Re "Prayer and Prozac make for bad medicine," Opinion, Dec. 2
Richard P. Sloan asserts that there is no room for spirituality in medicine. He supports this with a number of premises, all specious. Sloan argues that doctors delving into the spiritual lives of patients means they do so at the expense of essential medical consultation and that the science on the benefits of prayer and spirituality shows it to be worthless. What he does not say is that able, modern physicians are perfectly capable of managing their time with their patients and recognizing that no two patients are alike.
Sloan chooses not to acknowledge the millions of patients who are quite certain that prayer has aided and hastened their recovery. Instead, Sloan points to science to bootstrap his argument -- poor science in this case that fails to measure the benefits of prayer with any reliability or construct validity. No, prayer or assessing the spiritual life of patients is not for everybody, but it should be considered perfectly acceptable, appropriate and efficacious for the millions who feel it is an essential part of their wellness.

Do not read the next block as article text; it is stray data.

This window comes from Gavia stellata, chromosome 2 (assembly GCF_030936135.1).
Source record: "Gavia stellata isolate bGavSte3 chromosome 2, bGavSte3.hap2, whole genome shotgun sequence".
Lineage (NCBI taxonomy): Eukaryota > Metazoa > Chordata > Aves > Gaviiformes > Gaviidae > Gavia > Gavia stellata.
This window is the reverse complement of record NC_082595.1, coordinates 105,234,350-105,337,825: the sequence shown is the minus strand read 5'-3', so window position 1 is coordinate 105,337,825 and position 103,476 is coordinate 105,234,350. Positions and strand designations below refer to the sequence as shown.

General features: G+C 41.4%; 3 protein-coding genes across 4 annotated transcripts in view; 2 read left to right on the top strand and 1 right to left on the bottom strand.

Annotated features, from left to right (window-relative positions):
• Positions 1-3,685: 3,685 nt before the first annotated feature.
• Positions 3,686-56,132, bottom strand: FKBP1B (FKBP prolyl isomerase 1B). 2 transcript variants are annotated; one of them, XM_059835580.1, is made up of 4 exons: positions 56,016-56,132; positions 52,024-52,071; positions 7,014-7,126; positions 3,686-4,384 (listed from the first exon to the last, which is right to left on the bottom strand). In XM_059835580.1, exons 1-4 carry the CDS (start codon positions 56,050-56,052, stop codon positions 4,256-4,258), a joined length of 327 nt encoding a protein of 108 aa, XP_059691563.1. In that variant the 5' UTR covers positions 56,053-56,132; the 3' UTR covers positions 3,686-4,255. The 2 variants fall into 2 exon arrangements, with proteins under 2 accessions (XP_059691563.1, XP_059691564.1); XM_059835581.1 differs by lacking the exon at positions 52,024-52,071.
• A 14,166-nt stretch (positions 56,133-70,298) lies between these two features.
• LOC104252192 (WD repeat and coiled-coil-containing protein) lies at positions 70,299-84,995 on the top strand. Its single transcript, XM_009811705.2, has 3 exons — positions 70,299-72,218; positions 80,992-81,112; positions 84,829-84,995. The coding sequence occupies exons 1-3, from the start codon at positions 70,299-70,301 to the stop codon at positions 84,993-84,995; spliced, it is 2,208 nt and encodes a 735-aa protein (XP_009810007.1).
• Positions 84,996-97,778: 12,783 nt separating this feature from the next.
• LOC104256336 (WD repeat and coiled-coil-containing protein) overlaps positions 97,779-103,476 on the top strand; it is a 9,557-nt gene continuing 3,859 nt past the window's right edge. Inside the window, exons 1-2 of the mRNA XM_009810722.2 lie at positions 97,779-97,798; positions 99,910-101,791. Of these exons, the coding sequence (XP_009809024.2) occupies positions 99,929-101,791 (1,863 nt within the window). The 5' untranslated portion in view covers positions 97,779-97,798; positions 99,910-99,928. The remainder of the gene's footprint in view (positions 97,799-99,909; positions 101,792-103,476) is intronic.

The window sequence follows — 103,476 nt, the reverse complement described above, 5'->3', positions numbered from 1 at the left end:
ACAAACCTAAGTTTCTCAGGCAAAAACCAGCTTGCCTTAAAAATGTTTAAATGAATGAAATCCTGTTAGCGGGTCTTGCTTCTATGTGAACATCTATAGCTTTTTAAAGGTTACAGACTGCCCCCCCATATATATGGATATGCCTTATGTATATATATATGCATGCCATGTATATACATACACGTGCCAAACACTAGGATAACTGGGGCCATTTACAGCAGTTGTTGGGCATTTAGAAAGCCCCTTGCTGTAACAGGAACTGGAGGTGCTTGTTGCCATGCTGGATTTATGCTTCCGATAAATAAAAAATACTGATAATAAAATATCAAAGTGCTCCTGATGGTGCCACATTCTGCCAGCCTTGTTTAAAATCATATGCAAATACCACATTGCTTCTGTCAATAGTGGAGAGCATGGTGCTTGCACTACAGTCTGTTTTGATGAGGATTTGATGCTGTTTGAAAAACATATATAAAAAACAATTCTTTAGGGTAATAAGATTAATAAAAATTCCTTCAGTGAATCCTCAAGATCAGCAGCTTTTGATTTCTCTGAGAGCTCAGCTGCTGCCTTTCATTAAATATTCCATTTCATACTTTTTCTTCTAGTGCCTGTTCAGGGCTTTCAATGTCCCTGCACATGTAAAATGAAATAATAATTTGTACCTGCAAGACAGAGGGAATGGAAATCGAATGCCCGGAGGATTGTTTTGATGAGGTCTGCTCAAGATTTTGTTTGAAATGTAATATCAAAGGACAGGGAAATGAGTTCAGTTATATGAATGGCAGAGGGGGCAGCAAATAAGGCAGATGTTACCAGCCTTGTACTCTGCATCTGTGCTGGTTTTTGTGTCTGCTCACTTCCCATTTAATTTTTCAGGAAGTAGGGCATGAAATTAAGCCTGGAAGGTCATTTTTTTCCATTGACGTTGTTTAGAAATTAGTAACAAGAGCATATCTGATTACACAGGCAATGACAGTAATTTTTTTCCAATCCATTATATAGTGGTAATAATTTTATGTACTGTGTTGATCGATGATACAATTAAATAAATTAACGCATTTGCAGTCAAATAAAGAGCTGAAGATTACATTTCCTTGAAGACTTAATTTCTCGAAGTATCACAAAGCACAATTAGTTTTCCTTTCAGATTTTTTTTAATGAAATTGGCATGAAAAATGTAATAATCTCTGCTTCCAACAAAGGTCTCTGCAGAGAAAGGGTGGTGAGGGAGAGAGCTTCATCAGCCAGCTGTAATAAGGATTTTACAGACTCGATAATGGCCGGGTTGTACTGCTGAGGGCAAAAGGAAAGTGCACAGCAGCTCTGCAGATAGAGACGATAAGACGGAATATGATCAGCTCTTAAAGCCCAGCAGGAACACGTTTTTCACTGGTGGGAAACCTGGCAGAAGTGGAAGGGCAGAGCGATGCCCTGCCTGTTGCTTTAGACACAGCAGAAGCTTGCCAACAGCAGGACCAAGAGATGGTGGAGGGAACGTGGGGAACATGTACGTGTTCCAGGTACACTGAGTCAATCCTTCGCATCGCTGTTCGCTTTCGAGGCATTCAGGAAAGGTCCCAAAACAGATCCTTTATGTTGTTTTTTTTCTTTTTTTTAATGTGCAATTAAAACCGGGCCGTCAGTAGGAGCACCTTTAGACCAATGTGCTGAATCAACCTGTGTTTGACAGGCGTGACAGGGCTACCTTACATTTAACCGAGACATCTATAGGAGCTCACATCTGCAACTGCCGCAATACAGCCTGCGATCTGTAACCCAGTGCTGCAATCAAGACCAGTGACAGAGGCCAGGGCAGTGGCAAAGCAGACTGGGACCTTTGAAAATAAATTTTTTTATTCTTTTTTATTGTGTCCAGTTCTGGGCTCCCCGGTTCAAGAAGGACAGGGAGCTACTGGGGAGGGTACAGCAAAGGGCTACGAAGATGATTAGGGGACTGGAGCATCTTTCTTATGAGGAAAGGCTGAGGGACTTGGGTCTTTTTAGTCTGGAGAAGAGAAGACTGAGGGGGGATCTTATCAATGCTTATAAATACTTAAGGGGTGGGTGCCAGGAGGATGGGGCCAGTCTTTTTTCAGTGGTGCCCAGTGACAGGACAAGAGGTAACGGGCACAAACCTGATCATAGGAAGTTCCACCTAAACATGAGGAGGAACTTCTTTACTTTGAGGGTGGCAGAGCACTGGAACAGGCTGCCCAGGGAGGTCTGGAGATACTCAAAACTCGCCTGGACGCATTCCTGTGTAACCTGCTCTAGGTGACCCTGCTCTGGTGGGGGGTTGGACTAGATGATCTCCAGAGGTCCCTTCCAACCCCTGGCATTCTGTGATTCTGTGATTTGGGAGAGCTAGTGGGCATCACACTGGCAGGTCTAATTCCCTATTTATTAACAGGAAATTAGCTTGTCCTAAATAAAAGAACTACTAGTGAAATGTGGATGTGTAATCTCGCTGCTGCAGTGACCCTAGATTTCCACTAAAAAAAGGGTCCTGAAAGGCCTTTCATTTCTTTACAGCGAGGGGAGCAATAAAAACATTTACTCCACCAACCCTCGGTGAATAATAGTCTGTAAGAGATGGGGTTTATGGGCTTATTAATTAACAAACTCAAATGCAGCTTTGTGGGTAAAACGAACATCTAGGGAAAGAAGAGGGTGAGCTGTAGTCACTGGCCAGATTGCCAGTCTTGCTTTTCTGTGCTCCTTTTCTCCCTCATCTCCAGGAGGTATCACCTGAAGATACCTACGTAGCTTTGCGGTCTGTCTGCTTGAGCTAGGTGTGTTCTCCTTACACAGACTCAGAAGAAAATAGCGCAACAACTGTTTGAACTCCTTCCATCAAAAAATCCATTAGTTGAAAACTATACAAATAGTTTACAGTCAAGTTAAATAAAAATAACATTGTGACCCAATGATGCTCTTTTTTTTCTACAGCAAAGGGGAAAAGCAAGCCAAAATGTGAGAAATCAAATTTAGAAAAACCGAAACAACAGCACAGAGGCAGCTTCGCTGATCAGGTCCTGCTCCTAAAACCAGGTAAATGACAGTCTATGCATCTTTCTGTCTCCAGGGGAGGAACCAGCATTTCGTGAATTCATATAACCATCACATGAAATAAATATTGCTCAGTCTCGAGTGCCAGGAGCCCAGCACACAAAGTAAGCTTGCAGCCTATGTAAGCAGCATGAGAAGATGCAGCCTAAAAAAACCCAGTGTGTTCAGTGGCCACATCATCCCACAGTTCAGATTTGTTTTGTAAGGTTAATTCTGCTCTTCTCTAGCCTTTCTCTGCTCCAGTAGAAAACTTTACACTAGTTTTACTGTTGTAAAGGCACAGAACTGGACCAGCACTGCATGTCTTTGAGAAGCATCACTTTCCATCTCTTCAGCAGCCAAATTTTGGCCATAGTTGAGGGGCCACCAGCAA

My personal experience supports and confirms what I have since learned as a social scientist with a doctorate in the history of religions: Healing has always and everywhere in human history been practiced by religious experts. Life, death, illness and mystery are the province of both religion and science. In fact, one can demonstrate that the physician, a medical scientist, is also a religious expert. In our seriously misguided technological society, we divide knowing about ultimate things from religious practice, calling it "science," which is merely the generic word for "knowledge." But in our actual experience, religion and technology are intermixed.
Sloan's attempt to separate medical practice from spiritual life is not only lamentable, it is impractical. People seek consolation when they or their loved ones are ill, and they hope for miracles. I am not arguing that prayer heals all ills or that science is incomplete without rituals. I am arguing that the mystery of being human includes the necessity of religion in one form or another. I don't argue this because I am a Christian but because I am an agnostic and a scientist with an unquenchable thirst for knowledge in any form that it takes.
JEAN E. ROSENFELD
The very last thing anyone needs in medicine is some goofy cult religion getting in the way of sound medical practices. Any medical practitioner who starts asking me about my religious views will find himself staring at an empty chair and a swinging door. The two do not belong together.
Fountain Hills, Ariz.